Oh, okay, some days, it was lovely. Pfffffffff… I’d be woken up by the blows of orcas as they swam by, surfacing to breathe. Shhhhhhhhhh…. The bay kissed the rocks onshore and they tumbled around gently. There is no color palette in nature more healing than that of the Northwest Pacific rainforest. A humpback slithered by looking like the lochness monster. I had a view from my tent so blue and pretty, it made me go weak in the knees. Cooking dinner while listening to conversations between orcas on the hydrophone in the background. All those giant dripping mushrooms, all that wonderful, incredible green. But oooooooh, my body was hurting. I’d busted my tailbone riding around on an all terrain vehicle in Alaska with a horny little pirate, I had no sensation in my fingertips because I’d messed myself up fishing, and more than anything, I really, really needed to get some sleep.

The two senior wardens were both in their early 20s, and therefore omniscient, except in regard to the male species, by which they were completely perplexed. They radiated vibrant health, although their sharp young minds had grown a bit dopey from napping in the boat and lounging on the cliff day after day. Nonetheless, it was impressive that they were so young and already getting paid to do a job that they were interested in! I mean, jeez, when I was 22, instead of getting my PhD or starting a million dollar .com startup, like a smart person would have, I flew to Germany and then hitchhiked to Greece, where my job was to shake my booty in a little red dress on bar tops for horny old men and all I ever got in exchange was a place to stay, the occasional meal and a couple of really cool scars. These chicas were smart!

So, we’d sit there on the cliff getting lopsided suntans day after day and every once in a while, the orcas would show up wayyyy farrrr awayyyy in the reserve. And all of the kayakers sitting on the beach would dive into their kayaks and frantically paddle out to them.

“Warden 1, This is Eagle Eye. There’s a group of kayakers in Zone 3.”

Warden 1 stretches, yawns, sits up in her boat and zooms off to the reserve and makes the tourists go away.

I got spoiled stinking rotten in Peninsula Valdez watching those transient orcas put on stealthy, spectacular displays of hunting, when they weren’t surfing the waves with their bodies sticking out or temporarily stranding themselves on the beach to get a good look at us. These Canadian fish eating orcas seemed pretty dumb in comparison. They hang out underwater gobbling fish all day long, scratch their bellies on the sand and chat chat chat.

After Warden 1 had chased the kayakers away, there was inevitably a phone call (so that the other boats with radios couldn’t listen in). Warden 1, Eagle Eye and The Other Volunteer whose is one of those people obsessed with exercise in general and with rigorous kayaking in particular, would cluck and shake their heads over the fact that the kayakers don’t even bother to paddle around all day. They just sit there and wait for the whales to show up before they get into their boats.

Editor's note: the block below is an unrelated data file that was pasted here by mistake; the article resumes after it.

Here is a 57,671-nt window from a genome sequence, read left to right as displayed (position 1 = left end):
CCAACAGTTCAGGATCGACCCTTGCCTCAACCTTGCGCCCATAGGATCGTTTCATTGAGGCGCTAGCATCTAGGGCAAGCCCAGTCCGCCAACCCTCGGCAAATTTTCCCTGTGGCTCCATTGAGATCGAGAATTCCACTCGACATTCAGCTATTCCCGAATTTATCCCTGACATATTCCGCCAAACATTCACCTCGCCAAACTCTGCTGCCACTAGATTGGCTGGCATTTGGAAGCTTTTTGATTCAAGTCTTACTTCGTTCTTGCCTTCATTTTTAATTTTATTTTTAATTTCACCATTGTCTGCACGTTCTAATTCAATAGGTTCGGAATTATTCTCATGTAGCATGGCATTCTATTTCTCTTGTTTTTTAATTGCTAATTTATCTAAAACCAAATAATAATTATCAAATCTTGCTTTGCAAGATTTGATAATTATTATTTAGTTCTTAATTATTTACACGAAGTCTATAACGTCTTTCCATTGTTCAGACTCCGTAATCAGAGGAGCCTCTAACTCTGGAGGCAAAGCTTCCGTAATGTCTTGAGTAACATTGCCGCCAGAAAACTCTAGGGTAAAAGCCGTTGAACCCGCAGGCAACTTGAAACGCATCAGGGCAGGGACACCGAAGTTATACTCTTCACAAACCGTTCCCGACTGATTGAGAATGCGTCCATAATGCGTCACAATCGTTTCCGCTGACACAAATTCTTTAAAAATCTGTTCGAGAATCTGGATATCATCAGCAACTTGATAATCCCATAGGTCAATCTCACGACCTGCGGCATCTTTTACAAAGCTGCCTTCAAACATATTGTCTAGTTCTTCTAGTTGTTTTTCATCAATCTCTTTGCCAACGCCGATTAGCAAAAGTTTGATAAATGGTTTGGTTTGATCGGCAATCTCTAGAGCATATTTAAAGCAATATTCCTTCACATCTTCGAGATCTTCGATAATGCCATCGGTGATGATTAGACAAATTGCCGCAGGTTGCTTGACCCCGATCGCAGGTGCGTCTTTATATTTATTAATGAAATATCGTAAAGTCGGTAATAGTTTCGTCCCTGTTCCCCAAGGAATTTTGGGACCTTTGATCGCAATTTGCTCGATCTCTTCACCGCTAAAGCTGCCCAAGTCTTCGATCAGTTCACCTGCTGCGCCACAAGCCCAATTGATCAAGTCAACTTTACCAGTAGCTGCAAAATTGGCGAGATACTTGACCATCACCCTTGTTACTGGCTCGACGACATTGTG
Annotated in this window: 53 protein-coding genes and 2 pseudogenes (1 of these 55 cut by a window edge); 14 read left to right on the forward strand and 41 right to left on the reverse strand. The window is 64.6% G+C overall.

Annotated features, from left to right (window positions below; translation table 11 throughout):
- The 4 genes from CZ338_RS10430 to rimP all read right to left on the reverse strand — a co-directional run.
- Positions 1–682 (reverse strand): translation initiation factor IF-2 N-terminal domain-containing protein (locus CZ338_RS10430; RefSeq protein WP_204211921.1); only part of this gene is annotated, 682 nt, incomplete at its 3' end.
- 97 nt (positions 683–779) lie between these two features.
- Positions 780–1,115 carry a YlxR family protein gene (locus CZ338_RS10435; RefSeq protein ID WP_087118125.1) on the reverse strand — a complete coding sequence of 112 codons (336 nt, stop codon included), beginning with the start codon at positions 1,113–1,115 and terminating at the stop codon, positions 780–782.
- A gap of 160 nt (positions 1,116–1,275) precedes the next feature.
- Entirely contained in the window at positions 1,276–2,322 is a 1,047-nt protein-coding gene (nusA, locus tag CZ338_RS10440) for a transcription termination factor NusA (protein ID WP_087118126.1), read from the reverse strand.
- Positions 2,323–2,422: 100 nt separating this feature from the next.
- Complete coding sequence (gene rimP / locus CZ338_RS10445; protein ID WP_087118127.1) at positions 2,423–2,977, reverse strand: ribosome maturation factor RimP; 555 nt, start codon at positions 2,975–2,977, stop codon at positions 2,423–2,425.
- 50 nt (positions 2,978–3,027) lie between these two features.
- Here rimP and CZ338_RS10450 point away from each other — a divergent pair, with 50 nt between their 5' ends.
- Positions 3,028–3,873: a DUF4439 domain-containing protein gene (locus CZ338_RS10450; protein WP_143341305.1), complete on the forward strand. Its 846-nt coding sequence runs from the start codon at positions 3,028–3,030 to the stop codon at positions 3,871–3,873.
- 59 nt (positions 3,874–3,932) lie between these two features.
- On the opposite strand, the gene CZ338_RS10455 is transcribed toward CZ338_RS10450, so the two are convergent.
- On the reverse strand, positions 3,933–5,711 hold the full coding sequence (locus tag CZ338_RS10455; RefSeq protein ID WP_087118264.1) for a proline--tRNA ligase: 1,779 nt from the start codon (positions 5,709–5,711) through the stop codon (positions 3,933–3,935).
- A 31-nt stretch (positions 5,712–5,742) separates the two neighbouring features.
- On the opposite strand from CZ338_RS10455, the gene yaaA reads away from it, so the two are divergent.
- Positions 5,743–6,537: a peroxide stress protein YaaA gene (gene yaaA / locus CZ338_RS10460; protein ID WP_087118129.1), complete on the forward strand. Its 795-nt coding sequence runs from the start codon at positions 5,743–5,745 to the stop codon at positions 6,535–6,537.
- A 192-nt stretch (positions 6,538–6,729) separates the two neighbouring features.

Well, duh! Who’s the biologist here? Not me, but I can tell you that those human kayaker specimens were demonstrating some clever energy consumption and efficiency methods out there. They are evolved creatures to lie there in the sun all day and stay warm and dry and evenly tanned while they munch on their brownies and Cliff bars in preparation for the 25 yard sprint to the orcas when and if they show up. They are not here for the scenery and they are not here for the exercise. The Charlotte Islands up north are where the scenery is at and you can get plenty of exercise at home on a stationary bike. They are here for one thing and one thing only, and that is orcas.  Big sexy black fins rising up next to their paddles. The sight of a beautiful black and white head with a blinking eyeball that is looking right at them. The smell of fish in the air, lingering from their breath. They want to feel their boats vibrating against their knees from all of the orca chatter around them. And I don’t blame them one bit. There is nothing in the world like sitting next to the king of the sea when it graces you with its presence, so perfectly black and perfectly white, probably smarter than you in ways that you’ll never know.

I have been having the same recurring dream for years: I am underwater and I am swimming around. Maybe I am human, maybe I am not. There’s things going on under the surface and I am checking them out. The storyline changes in this dream but one thing always remains the same. When an orca comes by, I am momentarily blessed with the ability to see into the true nature of things. I can see a little bit beyond what is going to happen next and I can understand the pure intentionality of all living things around me. And then, the orca power wears off and I am normal again. Except for the breathing underwater bit. I know that being the owner of this dream places me firmly in the category of whale nut and way out of range of ever being labeled a legitimate whale scientist. But I don’t mind. I’d rather hang out with the first nations people than the scientists anyway. With the guys for whom Luna is their chief. Anyway. Back to the story.

Almost every day we saw orcas. I wanted to go be with them. Maybe accidentally capsize my little kayak right next to them to see what they’d do. But I didn’t have enough money to rent a kayak for a couple of days and I lacked the scientific qualifications to get in the zodiac to go yell at tourists. (Warden 1 had a master’s degree in whaleology.) And the worst part of it was that I was stuck up there on that cliff because I’d submitted a resume and written a long, passionate letter about my dedication to saving the whales. I’d asked for it!